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Self Love: It's Not What You Think It Is

Self love is talked about a lot these days with perhaps little understanding of what it actually is.  We often think it’s about having a good self esteem or self confidence.  You may have that when you truly love yourself, but you may not.  It’s bigger than confidence, self acceptance and self esteem. 

I want you to reflect on the following lines from Walt Whitman’s Song of Myself.  They’re out of order from the actual poem but just let yourself feel his words.  

“I dote on myself, there is that lot of me and all so luscious…” 

“Divine am I inside and out, and I make holy whatever I touch or am touch’d from, The scent of these arm-pits aroma finer than prayer,  This head more than churches, bibles, and all the creeds.”

“I celebrate myself, and sing myself…”


What’s your reaction? Are you amused? Uncomfortable? Envious? Think Mr. Whitman is quite full of himself?  Interestingly this very long poem is actually about his desire to connect with his fellow human beings.  It is out of this love for himself that he wants to deeply love others.  We learned when we were very young to temper our love for ourselves.  For the most part, babies are completely consumed with themselves, discovering their toes and fingers and playing with the sound of their voice. They are curious and delighted. They are the essence of self love.   Where did this delight with ourselves go? 

If you google “self love definition” the following will pop up in the results:   

1.  regard for one's own well-being and happiness (chiefly considered as a desirable rather than narcissistic characteristic)- Oxford Languages Dictionary.   

I find it fascinating that the Oxford dictionary needs to add the qualifier that it’s a desirable, not a narcissistic trait.  But that qualifier demonstrates perfectly our uneasy relationship with “self love.”  It communicates:  we can love ourselves but not like LOVE ourselves.  It’s also a pretty lukewarm definition in and of itself: “ a regard for one’s own well being and happiness.”  I want more than a regard for my own well being and happiness. I want to LOVE myself, wildly, unabashedly LOVE myself.   Self love actually is a love emanating from one’s essential self (or higher self, or soul).  It’s the little flame, like a pilot light, that’s always on no matter what. It exists because you exist.  Self love is always loving even when you don’t feel confident.  It’s loving you even when you don’t particularly like yourself or your thighs or the way you live your life.   Of course it’s easier to find happiness and fulfillment if you have good self esteem and confidence.   But what happens when you’re not confident or full of esteem?  It’s actually the constancy of self love that deeply supports the trials and tribulations of this human existence.  We just need to learn how to recognize it and take in the nurturing of its constant support.  Somehow we have to roll back the layering of socialization and trauma and life experiences, to get back to this essential loving self.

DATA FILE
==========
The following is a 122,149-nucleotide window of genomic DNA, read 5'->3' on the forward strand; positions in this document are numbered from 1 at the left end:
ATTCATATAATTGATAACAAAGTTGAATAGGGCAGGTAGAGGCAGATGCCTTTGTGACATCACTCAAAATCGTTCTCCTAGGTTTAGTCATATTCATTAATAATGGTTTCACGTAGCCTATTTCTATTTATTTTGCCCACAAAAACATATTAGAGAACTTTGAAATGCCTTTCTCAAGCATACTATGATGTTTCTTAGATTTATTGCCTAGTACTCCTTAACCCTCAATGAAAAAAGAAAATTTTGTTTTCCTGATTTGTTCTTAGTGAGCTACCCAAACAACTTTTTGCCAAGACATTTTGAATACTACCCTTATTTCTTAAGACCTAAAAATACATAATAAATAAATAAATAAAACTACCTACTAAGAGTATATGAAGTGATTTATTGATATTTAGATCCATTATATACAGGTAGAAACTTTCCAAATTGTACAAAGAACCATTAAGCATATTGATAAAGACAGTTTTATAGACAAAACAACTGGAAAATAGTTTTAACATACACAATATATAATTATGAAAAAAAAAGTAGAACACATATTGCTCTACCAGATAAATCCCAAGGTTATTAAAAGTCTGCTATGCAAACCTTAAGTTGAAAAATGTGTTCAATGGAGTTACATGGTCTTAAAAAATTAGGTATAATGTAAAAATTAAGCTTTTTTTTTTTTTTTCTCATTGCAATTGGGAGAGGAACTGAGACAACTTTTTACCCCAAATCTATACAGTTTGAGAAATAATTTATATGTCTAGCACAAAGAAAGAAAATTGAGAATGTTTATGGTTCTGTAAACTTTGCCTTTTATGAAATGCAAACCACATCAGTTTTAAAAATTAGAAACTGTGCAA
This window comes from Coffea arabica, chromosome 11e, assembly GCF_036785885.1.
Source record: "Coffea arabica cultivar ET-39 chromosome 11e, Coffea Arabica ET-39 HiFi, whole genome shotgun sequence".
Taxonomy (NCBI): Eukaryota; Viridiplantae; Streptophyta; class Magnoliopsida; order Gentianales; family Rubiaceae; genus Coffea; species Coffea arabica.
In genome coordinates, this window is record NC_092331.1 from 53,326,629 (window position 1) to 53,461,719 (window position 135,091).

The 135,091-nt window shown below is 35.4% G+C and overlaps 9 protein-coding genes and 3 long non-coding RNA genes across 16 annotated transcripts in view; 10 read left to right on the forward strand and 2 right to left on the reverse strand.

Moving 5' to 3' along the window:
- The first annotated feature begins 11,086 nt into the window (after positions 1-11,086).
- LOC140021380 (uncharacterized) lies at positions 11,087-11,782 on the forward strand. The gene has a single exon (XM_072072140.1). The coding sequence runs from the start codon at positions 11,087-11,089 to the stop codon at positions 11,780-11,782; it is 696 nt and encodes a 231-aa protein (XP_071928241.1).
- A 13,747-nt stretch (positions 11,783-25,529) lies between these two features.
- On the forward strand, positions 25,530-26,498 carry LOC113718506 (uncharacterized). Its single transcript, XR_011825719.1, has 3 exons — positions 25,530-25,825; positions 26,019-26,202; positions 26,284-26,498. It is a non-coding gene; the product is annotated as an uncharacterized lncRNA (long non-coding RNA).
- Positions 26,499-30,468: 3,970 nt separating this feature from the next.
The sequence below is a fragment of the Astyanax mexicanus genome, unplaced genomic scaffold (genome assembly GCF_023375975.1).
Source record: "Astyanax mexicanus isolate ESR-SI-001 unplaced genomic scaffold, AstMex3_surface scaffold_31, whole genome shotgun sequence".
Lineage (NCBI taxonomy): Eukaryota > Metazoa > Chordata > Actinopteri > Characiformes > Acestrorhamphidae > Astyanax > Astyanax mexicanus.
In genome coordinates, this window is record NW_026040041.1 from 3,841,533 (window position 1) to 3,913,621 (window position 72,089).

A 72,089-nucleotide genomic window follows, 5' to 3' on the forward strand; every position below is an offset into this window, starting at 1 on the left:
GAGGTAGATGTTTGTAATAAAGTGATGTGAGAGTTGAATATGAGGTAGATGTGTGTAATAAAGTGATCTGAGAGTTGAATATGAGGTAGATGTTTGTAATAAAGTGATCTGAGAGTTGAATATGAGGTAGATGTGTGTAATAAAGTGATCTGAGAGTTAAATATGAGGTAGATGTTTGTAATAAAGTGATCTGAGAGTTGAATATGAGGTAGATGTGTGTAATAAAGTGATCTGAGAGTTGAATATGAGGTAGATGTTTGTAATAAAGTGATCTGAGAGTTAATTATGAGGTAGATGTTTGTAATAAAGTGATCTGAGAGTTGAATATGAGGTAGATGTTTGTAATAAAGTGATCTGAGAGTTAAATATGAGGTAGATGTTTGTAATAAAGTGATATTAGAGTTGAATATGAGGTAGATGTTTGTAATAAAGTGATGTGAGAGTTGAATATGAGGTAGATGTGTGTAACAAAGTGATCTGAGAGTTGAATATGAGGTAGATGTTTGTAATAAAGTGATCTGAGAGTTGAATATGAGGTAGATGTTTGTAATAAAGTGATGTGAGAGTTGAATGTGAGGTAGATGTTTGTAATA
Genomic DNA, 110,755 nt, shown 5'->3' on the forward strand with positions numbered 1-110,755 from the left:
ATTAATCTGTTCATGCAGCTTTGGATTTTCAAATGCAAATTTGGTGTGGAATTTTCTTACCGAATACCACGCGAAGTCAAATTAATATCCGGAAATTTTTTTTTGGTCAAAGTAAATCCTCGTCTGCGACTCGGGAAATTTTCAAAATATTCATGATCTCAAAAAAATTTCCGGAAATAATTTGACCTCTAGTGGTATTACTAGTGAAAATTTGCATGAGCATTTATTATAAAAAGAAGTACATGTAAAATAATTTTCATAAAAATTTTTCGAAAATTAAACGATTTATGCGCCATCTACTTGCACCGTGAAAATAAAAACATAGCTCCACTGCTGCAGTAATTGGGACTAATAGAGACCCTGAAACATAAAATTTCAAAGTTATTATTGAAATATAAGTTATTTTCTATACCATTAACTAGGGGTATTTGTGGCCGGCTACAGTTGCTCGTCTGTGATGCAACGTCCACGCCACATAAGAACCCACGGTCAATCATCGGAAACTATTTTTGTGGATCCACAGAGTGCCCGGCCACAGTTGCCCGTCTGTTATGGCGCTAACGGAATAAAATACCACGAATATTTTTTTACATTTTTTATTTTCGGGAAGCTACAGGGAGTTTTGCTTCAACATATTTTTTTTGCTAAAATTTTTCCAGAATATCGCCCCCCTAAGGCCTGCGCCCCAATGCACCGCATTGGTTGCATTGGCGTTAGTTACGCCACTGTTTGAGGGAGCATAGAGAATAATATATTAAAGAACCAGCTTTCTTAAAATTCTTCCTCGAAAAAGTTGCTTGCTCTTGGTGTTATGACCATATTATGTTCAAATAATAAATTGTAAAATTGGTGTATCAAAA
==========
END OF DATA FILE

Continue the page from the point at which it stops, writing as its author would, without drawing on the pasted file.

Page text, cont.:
How we do that is…a process. Some of you already understand this.  Perhaps your early life experiences were largely supportive and you can feel this love that’s always there.   For some of you, it requires a lot of trauma work. For most of us, it’s definitely learning how to shut down the inner critic so we can hear and feel  the pulse of this flame.  It requires dedication to shifting your thinking and behaviors and thus your experience of yourself.  You may have to read inspiring books and study and commune with other folks who are on this journey too.  It very often requires a spiritual journey that leads you back to yourself through the support of something bigger than you.  But it starts with an opening, an invitation to be on this journey.  So I invite you to play and delight in Walt Whitman’s words to see if you can feel the pulse of that little flame, however fleeting.  It may take a long time to find it or you might be surprised at how quickly you find it.    It’s there, I promise.